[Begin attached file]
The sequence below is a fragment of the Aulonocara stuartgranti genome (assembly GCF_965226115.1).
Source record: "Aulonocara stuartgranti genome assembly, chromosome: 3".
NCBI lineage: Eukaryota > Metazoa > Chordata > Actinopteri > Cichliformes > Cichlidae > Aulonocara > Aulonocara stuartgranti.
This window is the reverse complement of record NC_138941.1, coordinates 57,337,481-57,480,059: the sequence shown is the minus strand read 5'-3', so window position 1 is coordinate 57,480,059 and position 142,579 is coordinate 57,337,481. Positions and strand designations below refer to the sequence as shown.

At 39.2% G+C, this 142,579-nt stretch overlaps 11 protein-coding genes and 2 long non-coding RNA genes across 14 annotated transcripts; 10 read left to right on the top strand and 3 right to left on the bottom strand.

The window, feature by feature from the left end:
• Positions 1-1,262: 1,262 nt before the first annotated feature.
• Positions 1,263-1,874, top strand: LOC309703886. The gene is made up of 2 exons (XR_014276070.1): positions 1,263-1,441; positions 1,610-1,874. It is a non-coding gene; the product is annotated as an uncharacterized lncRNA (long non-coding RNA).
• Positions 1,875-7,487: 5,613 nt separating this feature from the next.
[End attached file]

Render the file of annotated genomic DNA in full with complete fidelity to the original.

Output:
The sequence below is a fragment of the Aulonocara stuartgranti genome (assembly GCF_965226115.1).
Source record: "Aulonocara stuartgranti genome assembly, chromosome: 3".
NCBI lineage: Eukaryota > Metazoa > Chordata > Actinopteri > Cichliformes > Cichlidae > Aulonocara > Aulonocara stuartgranti.
This window is the reverse complement of record NC_138941.1, coordinates 57,337,481-57,480,059: the sequence shown is the minus strand read 5'-3', so window position 1 is coordinate 57,480,059 and position 142,579 is coordinate 57,337,481. Positions and strand designations below refer to the sequence as shown.

At 39.2% G+C, this 142,579-nt stretch overlaps 11 protein-coding genes and 2 long non-coding RNA genes across 14 annotated transcripts; 10 read left to right on the top strand and 3 right to left on the bottom strand.

The window, feature by feature from the left end:
• Positions 1-1,262: 1,262 nt before the first annotated feature.
• Positions 1,263-1,874, top strand: LOC309703886. The gene is made up of 2 exons (XR_014276070.1): positions 1,263-1,441; positions 1,610-1,874. It is a non-coding gene; the product is annotated as an uncharacterized lncRNA (long non-coding RNA).
• Positions 1,875-7,487: 5,613 nt separating this feature from the next.